As if Tyrion didn’t have enough to deal with, he arrives at a meeting with his father, only to see Cersei there as well, wearing a shit eating grin.  Tywin gets right down to business and he and Cersei tell Tyrion about the plans for Sansa and Loras to be married.  Tyrion doesn’t see the problem, but Tywin informs him of the ramification of uniting the Tyrell’s with a Stark and what that would mean.  Cersei looks like the cat who ate the canary when Tyrion realizes that his father is suggesting….no, demanding that HE be wed to Sansa.  He may be a Lannister, but he is quite noble and tries to convince his father not to use Sansa as a piece on the Lannister chess board again, but Tywin is firm in his decision, much to Cersei’s delight.  However, that delight is short-lived when Tywin informs her that it’s time she be remarried, and she will marry Loras Tyrell.

Oh that ending scene was a delightful morsel to behold.  I do love it when Cersei gets a dose of the shit she hands out to everyone else.  However, bummer for Tyrion.  Although I think that Sansa is safer with him, than she is with anyone else.  Although I still think she’s completely stupid for not leaving with the Hound when he wanted to take her with him.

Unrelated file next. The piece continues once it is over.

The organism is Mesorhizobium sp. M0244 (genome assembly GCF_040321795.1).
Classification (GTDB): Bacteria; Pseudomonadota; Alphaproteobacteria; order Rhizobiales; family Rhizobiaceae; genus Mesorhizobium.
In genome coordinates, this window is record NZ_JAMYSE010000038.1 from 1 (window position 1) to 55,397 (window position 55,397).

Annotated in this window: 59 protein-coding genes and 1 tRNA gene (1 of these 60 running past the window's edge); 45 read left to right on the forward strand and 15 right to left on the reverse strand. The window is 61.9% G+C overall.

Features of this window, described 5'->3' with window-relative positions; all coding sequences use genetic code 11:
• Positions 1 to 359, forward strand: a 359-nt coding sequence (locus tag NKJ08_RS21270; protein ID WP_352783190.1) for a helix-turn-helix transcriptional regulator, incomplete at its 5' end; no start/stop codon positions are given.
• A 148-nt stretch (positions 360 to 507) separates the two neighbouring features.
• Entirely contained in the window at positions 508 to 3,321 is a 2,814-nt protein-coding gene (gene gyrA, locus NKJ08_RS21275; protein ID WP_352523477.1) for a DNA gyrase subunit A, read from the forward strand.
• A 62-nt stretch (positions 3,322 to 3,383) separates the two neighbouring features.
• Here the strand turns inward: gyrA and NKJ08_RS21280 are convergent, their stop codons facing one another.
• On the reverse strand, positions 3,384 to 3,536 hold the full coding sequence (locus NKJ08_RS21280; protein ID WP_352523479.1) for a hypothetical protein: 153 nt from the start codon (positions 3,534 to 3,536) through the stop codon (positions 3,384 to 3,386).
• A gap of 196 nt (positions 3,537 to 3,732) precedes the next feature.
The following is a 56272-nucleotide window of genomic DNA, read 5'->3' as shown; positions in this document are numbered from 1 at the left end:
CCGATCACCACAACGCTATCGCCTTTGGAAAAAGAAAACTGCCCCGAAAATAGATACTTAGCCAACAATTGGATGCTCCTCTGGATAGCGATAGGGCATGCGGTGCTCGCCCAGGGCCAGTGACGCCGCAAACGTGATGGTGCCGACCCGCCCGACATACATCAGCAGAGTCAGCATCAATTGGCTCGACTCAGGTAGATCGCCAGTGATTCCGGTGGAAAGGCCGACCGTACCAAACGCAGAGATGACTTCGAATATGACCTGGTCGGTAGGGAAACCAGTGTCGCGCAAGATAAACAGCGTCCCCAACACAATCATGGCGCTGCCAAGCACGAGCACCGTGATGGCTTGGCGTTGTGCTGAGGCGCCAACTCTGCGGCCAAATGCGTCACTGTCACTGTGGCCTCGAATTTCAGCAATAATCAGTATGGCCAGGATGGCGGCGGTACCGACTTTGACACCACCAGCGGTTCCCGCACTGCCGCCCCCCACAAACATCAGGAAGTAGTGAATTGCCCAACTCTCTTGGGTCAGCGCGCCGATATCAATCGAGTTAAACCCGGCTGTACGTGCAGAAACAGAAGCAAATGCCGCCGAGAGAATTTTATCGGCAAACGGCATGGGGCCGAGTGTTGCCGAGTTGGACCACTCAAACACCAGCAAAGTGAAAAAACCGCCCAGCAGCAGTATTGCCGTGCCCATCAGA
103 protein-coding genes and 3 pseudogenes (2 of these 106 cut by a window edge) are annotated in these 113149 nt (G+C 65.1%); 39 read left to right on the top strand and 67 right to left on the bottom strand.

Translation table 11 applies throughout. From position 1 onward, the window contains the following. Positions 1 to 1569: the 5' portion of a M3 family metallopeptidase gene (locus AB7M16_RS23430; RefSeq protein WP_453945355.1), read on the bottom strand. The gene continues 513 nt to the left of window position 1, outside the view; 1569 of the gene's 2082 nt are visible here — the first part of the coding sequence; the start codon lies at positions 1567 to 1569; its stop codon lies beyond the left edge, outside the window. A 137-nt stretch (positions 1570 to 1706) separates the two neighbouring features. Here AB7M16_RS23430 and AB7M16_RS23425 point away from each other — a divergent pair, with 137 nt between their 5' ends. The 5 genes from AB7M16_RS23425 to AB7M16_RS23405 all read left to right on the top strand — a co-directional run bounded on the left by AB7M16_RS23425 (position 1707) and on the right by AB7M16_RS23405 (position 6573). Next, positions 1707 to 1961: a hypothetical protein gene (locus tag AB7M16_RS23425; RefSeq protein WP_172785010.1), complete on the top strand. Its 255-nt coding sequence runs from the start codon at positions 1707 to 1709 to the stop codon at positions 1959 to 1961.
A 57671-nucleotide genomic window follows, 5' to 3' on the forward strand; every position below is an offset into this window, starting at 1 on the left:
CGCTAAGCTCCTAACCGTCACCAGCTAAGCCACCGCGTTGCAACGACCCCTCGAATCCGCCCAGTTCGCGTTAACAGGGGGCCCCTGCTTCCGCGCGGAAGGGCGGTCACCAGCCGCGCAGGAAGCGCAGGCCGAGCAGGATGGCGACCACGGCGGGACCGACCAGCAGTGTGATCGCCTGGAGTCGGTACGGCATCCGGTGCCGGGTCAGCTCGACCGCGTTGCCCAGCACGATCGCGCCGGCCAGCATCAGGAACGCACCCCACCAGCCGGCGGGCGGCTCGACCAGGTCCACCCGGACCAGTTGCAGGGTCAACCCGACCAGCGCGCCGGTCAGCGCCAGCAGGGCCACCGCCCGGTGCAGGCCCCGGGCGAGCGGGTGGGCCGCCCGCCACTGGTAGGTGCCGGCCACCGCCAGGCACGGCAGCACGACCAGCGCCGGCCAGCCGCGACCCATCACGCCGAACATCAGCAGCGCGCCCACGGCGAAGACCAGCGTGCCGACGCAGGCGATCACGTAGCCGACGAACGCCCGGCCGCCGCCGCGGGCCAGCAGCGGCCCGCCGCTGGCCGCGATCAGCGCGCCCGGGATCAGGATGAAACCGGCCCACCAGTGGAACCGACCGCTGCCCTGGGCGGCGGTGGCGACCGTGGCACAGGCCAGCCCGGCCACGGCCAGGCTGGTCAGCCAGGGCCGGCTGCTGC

Like I mentioned above, it’s the little things that made this such an incredible episode.  Things like Cersei’s little grin at Tyrion’s expense, the expression in Jamie’s eyes when he tells Brienne his story, the look of loss on Arya’s face when Gendry tells her that he’s not going with her.  All of those things together make an incredible episode.  I can’t believe we’re at the halfway point already and I don’t want this season to end, but I’m very excited to see what happens next week in the episode titled “The Climb”.

DarkMedia contributor Tracy Ladd has been writing about film since her days on the her high school newspaper. Even though she took a decade or two off to explore other things, she’s back to doing what she loves. She also bakes, can knit a pretty nifty scarf and makes lightsaber sounds with her knitting needles. Or chopsticks. Especially with the lightsaber chopsticks.

You can find her on Facebook, on Twitter @ReelGoddess, and on her website The Reel Goddess.